properties + types, implementing meta-class desciptors elegantly?

Mike C. Fletcher mcfletch at
Tue Jul 22 06:30:12 CEST 2003

Michele Simionato wrote:

>"Mike C. Fletcher" <mcfletch at> wrote in message news:<mailman.1058717611.28555.python-list at>...

>>You are aware that you have just created a class-attribute, rather than 
>>an instance attribute?  The property/descriptor object exists within the 
>>class 'o' namespace, not the instance namespace.  Try creating two 
>>instances of your o class and setting v on both of them.  There is one 
>>'p' instance "self" to which you are assigning/retrieving an attribute 
>>for all instances of o.  Creating class variables is certainly a valid 
>>use for descriptors, but I'm not sure if that's really what you were 
>>trying to do.
>I have just copied your code, I thought you wanted a class attribute.
I should have been more precise.  Your value is stored in the 
descriptor, so it is not a per-class attribute, it is an attribute 
stored in one place for *all* instances of all sub-classes of the 
defined class, it is not a property of the class, but an effectively 
static variable in the class definition.  That is, each instance 
modifies the one copy of the value, regardless of the instance' class.  
I'm looking for a meta-property, a property of a class, rather than a 
property of a class-instance.  Changing an instance's value for that 
name shouldn't affect this value.  Changing the meta-property value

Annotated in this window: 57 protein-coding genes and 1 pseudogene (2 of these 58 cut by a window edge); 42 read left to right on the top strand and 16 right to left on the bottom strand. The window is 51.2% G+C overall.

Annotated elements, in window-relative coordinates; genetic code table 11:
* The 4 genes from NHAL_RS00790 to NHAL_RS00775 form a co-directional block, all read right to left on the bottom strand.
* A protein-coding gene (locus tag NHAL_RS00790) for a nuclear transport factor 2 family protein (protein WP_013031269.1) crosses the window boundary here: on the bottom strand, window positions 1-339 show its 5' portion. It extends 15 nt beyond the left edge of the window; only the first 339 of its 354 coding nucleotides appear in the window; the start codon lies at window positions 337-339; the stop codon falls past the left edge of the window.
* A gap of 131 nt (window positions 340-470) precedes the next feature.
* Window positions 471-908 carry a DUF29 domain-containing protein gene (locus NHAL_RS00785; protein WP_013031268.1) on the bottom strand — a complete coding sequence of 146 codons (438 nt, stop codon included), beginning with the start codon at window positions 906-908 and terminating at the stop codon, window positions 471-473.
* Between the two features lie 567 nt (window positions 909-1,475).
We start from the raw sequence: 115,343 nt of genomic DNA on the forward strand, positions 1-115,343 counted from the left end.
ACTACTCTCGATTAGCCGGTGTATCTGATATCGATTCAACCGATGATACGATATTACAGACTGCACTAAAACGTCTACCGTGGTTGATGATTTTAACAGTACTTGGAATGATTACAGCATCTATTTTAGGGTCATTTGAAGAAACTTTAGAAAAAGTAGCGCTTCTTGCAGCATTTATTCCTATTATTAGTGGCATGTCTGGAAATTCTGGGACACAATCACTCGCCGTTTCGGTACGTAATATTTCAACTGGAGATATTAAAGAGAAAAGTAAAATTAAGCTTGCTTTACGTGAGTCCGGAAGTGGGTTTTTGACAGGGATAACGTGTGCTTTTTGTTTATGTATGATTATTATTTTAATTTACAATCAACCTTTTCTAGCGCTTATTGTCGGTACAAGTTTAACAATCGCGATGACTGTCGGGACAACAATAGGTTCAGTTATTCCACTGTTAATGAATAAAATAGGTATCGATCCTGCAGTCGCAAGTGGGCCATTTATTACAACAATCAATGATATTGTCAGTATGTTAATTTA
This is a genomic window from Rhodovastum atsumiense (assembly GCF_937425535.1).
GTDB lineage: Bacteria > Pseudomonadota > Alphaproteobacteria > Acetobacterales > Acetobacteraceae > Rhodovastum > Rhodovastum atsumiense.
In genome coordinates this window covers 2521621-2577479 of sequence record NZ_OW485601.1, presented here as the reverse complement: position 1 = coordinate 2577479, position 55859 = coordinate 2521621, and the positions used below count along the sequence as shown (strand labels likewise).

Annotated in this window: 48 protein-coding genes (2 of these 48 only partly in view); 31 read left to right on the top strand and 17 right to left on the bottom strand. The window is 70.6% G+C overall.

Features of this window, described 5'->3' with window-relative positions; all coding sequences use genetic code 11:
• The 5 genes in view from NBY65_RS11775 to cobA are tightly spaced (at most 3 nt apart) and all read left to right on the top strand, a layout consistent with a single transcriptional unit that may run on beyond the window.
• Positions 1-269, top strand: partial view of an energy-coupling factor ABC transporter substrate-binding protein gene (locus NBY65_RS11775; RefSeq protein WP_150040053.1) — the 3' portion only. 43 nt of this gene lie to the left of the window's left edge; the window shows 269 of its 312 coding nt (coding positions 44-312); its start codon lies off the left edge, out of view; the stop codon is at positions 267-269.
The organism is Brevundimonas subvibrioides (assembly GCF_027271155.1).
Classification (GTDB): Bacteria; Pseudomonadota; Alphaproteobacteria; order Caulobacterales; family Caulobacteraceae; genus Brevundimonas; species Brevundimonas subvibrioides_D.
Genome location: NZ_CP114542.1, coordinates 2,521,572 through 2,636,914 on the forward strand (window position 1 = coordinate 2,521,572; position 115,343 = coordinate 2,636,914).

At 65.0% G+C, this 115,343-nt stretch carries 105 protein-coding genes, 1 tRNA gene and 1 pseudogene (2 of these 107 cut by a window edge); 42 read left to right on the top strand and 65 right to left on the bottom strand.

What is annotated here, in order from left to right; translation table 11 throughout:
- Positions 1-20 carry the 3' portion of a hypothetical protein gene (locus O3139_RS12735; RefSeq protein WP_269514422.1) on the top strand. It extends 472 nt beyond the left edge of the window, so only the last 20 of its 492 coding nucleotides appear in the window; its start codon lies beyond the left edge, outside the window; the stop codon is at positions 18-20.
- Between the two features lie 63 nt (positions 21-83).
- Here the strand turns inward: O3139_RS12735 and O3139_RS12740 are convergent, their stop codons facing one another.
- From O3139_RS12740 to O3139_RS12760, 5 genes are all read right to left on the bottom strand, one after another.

should only occur when you do setattr( cls, key, value ), and should 
store the value in the *particular* concrete class having the value set, 
not on some ancestor of that class, just as if you were to do setattr( 
cls, key, value) without any meta-descriptor being present.

>It is is trivial to do the same for instance attributes:
>class o(object):
>    class p( object ): # descriptor class
>        def __set__( self, client, value, *args, **named ):
>            print '__set__', self, client, value, args, named
>            self.value=value
>        def __get__(self,obj,cls):
>            return self.value
>    def __init__(self):
>        self.v = self.p()
>I understand that you aware of this, but you don't like it. Still I
>do not understand why do you feel it to be ugly and/or inelegant. It
>seems to me quite idiomatic.
It's just not what I'm trying to do (create active properties on 
meta-classes).  It's a perfectly fine way to create class-static 
variables shared among a hierarchy of instance objects.

>Yes, I understand you want to be able to set class dictionaries just
>as object dictionaries, bypassing descriptors. Still, I am not sure
>if this would be a good idea.
Well, just to clean up the descriptor API it's probably worth it IMO, 
but I only seem to have Michael to back me up on that so far :) .  
There's a missing level of functionality/hooks that haven't been exposed 
and should be exposed to allow more general & orthogonal operation of 
descriptor code. 

Basically, it should be possible to mimic the built-in behaviour of 
setattr/getattr w/out resorting to horrific hacks just to get that 
behaviour.  In other words, it should be possible to interpose an 
operation in the descriptor-processing stream in much the same way that 
super() allows for co-operative mix-in classes to inter-operate by 
saying 'okay, do what would have been done if this "filter" method 
didn't exist'.

>Elegance is in the eye of the beholder ;)

>Good luck with your project,
Thanks.  Enjoy,

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